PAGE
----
Service Department: Guitar and banjo capos

Do you have a new Shubb Capo that seems too tight for your guitar neck?
It's not because of the new design. Here's the story, and the solution...
These are the names we use for the various parts of the ORIGINAL capo:

on the current design, the bumper and pad are one piece, extending through the middle piece

Is your capo's rubber sleeve showing signs of wear?

You don't throw away a Mercedes when the tires wear out. Replacement sleeves are available at many music stores, or you can get them directly from us. They're easy to replace, and cost two dollars apiece at our online store.

Have you lost or worn out the Delrin (plastic) Cap?

That cone-shaped plastic thing on the end of the screw — we call it a Delrin Cap — is bonded to the screw with cyanoacrylate. It is a very good bond, but occasionally one can come loose and get lost. On instruments with thicker necks, the capo might still work if you tighten the screw further in. On thinner-necked instruments, it won't work at all.

Like sleeves, Delrin Caps are easy to replace and cost two dollars apiece at our online store.

Is the rubber pad coming loose?

The pad is what we call the part of the capo that goes against the back of the neck (not to be confused with the sleeve, that pushes down the strings). The rubber-to-metal bond that we get on the pad is phenomenally good, and they very seldom come loose. But we didn't say never.

If one end of it is loose, but the other is still bonded to the capo, you might want to try fixing it yourself. Lift up the loose end, and insert one drop of cyanoacrylate (super glue, or krazy glue). Apply moderate finger pressure to the pad for about ten seconds. If any excess glue has seeped out, dab it clean with a paper towel.

If the pad has come entirely off, and you still have it, you're welcome to try to glue it back on yourself. You can download the same instructions (pdf, 148 kb) we send out with a replacement pad.

Or we can send you a replacement pad, along with the instructions. You'll need that tube of cyanoacrylate (super glue, or krazy glue). Getting a good bond is kind of tricky, and we've had a lot of practice, so best of all would probably be to send us the capo. We'll put on a new pad, no charge, and send it back to you. For that, we ask you to download and print our repair form, and enclose it with your capo.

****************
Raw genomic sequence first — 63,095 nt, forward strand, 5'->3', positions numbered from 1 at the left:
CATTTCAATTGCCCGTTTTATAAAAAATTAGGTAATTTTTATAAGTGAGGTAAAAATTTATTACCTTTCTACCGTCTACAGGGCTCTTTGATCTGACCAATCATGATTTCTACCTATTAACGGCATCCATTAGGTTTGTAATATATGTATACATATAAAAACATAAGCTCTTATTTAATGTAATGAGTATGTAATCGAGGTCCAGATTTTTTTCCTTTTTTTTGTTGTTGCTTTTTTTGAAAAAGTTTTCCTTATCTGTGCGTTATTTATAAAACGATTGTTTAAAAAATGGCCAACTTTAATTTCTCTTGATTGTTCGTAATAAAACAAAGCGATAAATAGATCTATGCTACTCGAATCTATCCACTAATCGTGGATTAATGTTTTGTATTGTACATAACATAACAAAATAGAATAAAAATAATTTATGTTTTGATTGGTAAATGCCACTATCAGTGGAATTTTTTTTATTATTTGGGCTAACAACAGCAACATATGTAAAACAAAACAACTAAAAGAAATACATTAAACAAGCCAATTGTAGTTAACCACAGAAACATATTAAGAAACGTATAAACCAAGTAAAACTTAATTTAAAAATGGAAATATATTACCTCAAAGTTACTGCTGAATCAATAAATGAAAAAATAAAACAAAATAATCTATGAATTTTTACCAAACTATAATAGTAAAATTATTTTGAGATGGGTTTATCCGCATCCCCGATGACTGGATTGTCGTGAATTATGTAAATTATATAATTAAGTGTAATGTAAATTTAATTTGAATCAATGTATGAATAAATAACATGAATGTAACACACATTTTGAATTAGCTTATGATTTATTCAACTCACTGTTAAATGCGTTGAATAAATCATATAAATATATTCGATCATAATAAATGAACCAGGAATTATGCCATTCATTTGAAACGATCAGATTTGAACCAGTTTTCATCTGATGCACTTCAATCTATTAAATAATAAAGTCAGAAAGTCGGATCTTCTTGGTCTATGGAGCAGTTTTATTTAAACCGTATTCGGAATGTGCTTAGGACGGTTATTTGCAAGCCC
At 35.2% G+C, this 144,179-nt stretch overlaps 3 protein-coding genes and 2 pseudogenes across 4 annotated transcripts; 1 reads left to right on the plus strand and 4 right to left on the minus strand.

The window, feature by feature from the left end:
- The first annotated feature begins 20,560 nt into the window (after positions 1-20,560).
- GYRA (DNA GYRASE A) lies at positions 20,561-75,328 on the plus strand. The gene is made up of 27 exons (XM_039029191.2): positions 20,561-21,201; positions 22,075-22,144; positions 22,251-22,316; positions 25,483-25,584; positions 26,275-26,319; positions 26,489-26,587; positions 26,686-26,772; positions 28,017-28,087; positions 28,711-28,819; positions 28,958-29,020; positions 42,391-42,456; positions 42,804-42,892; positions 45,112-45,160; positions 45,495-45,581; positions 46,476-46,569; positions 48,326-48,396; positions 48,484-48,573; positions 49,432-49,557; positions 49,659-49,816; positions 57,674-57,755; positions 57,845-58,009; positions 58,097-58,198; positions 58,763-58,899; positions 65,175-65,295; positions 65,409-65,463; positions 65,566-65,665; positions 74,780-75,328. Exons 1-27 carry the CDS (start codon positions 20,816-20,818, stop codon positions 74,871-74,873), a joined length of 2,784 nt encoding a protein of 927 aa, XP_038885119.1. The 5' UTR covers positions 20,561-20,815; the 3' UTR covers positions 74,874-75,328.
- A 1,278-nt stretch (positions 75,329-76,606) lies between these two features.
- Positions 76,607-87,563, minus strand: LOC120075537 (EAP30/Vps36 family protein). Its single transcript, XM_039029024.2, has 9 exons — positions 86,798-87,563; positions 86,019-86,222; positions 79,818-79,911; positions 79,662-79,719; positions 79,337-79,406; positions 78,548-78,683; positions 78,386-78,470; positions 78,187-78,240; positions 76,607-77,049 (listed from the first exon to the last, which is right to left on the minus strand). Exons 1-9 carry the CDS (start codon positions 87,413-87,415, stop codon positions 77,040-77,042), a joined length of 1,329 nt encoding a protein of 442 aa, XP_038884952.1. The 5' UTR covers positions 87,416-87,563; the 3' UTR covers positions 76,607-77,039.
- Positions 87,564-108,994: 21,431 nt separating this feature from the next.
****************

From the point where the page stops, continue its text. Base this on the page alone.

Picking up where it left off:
Have the parts of the capo become wobbly or loose, so that the capo doesn't work right?

What are you doing to that poor capo, you brute? Maybe it's your fault, ...well, maybe not. But we'll fix it anyway. Send it to us. We'll tighten up the rivets, and clean it up for you if you want us to.

Is a rivet or screw broken or bent?

In about 1983-4 (or so) we changed from a #8 screw to a #10 (thicker) screw, and since then, we've not seen one break. If you have one of those old-timers, and the screw broke, we can either replace it with another #8, or we can refit it with a #10. Your choice. Do you have a greater sense of history or practicality?

Some time in the early 80s we switched from brass rivets to steel rivets. These almost never bend or break. Almost. What? Yours did? Better send it to us and let us fix it.

Did you get the wrong model or style?

Boy, are you dumb. NO, just kidding! It can easily happen. If you bought your capo within the past 30 days (or so), and discovered that you got the wrong one, for whatever reason, we'll trade you for the right one. Here's some more information about just what models and styles are available.

Download our exchange form and print it. Fill it out, and send it to us along with your present capo and a dollar bill to help share the return postage. We'll send you the right capo.

Do you have a capo problem we didn't cover here? Email us.